W3C home > Mailing lists > Public > whatwg@whatwg.org > December 2006

[whatwg] Authoring tools

From: Sander Tekelenburg <tekelenb@euronet.nl>
Date: Thu, 7 Dec 2006 22:52:27 +0100
Message-ID: <p0624062cc19e38b7404a@[192.168.0.101]>
At 06:30 -0500 UTC, on 2006-12-05, Mike Schinkel wrote:

> Sander Tekelenburg wrote:

[...]

>>>> The tools need to be standard and compatible.
>>>I can't follow this. In what sense? Tidy is Tidy.
>>>AWPS authors can incorporate it into their product.
>>>What standard or compatibility plays a role here?
>
> By "standard" I mean referenced in the HTML 5 specification. My opinion is
> the standard should point to a base level implementation for each major
> platform/development tool.

I disagree. The standard should restrict itsef to defining the *rules* for
interoperability. User Agents and authoring tools just need to comply with
that. Exactly *how* they achieve that compliance is up to them. I agree with
what Lachlan Hunt wrote in the related thread "Provding Better Tools":

"The spec already requires authors and authoring tools to produce conforming
documents, and requires user agents to use conforming parsers. It's just that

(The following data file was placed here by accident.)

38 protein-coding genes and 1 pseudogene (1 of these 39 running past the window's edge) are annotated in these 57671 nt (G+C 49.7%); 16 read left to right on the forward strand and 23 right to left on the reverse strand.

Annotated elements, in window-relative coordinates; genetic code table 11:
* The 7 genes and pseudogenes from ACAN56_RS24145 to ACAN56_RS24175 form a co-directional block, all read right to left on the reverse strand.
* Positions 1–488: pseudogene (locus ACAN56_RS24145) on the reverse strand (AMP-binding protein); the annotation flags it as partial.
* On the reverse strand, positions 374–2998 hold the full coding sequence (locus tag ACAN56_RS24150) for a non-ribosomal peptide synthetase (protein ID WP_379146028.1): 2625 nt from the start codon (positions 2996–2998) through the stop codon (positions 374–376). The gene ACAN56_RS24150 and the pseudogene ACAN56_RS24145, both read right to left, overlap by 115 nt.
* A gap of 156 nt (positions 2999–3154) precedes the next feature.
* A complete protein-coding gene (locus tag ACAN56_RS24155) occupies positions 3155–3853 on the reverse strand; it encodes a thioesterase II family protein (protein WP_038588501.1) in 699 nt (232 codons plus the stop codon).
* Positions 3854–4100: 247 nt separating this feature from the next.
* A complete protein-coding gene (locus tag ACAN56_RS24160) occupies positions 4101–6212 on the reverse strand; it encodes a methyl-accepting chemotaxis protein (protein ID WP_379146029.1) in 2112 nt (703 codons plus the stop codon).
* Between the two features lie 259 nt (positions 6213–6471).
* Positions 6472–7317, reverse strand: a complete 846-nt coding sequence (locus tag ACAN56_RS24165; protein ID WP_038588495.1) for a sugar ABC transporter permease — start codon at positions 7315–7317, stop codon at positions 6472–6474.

the specific implementations and implementation details are not for the spec
to determine."

[...]

> By "compatible", I mean these base implementations would need to be
> compatible with each other, i.e. the .NET parser would need to be compatible
> with the PHP parser et. al.

Other than "compatible" in the sense of "HTML5-conformant", I don't see what
sort of compatibility is applicable here.

> BTW, by "tool" I really mean developer component.

I'm not sure what you mean with that. Would that include something like Tidy?

It is the WRI's intention to develop tools (like Tidy, etc.) that can be used
by AWPSs [automated Web publishiing systems] to help them output (not just)
valid code. Indeed when such a tool is written in another language than the
AWPS, that gap will need to bridged. We'll have to see what will be the best
approach for that. It may be possible to define a common API; or it may be
necessary for the AWPS author to build that bridge himself; it may be
possible to port the tool to multiple platforms. I don't see this as the
terrain of a HTML spec though. This is about implementation.


-- 
Sander Tekelenburg
The Web Repair Initiative: <http://webrepair.org/>
Received on Thursday, 7 December 2006 13:52:27 UTC

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